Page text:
by WorldTribune Staff, September 21, 2016
The Islamic State of Iraq and Levant (ISIL) is reportedly digging a moat around the perimeter of Mosul to impede advancing Iraqi government forces.
“Recent activities suggest ISIL will dig in, presaging a long and bloody fight that could displace large numbers of civilians,” a report by the UK’s Independent said on Sept. 19.
Iraqi forces launched an operation on Sept. 19 to retake the northern town of Shirqat, seen as a key gateway to enable an assault on Mosul, which sources say could come as soon as next month.
Residents of Mosul, a city of 2 million people which fell to ISIL in 2014, say the terror organization has sealed off entire districts and is building a network of tunnels across the city.
ISIL has also positioned tanks of oil nearby to create a “river of fire”
“Oil trenches, tunnels and suicide attacks will not save Daesh from defeat but they will make the battle more challenging,” said Sabah al-Numani, a spokesman for the counter-terrorism forces which are expected to spearhead the offensive. “We are confident Daesh will fight to their last fighter to keep holding Mosul.”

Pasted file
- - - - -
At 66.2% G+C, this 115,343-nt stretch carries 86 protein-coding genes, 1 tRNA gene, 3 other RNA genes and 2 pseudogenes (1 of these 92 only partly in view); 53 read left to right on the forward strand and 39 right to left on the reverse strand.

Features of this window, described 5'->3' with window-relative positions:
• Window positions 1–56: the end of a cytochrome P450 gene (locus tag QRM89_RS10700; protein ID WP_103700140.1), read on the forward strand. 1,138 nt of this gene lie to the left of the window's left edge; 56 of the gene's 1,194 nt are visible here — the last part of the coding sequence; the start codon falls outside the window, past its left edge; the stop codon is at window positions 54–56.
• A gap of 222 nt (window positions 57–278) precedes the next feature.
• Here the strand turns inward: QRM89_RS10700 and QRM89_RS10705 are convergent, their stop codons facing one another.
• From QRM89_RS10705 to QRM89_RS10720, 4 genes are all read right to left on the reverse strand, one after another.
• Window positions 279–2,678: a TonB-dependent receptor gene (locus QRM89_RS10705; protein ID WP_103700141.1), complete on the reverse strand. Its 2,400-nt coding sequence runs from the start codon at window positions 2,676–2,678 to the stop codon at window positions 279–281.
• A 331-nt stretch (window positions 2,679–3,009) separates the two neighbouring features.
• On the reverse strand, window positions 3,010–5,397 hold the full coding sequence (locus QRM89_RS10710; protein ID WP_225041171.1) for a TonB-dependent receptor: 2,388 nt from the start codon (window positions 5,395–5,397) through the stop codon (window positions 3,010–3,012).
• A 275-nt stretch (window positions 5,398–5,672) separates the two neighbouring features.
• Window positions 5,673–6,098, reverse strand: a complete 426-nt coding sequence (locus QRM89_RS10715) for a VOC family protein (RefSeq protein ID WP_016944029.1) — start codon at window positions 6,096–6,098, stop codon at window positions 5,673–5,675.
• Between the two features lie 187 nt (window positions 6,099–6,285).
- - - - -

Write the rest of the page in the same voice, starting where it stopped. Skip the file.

Sources said ISIL left a gap in the moat on the western approach to Mosul so jihadists could slip out through the desert and into Syria should they decide to surrender the city.
According to the Independent report, dozens of trucks were seen earlier this month carrying large barriers into the airport on the city’s southern outskirts, which could be an entry point for attacking Iraqi forces, local officials and residents said.
The militants “are using the blast walls to make Mosul airport unfit for planes to land”, said Iraqi Army Col. Mohammed Adnan al-Taie.
ISIL used the same tactic before fleeing Qayyara air base, 40 miles south of Mosul, which U.S. forces are helping to refurbish to use as a logistics hub for the Mosul operation.
Residents in Mosul say the terror group has been digging tunnels throughout the city, which the jihadists have used in the past to launch attacks on Iraqi forces, store supplies and hide from airstrikes.
“I can see Daesh [ISIL] digging tunnels everywhere and covering the entrances with sewage covers. My neighbor’s house is now part of a network of tunnels that reaches across the city,” a resident from the Sumer district of southeastern Mosul told Reuters.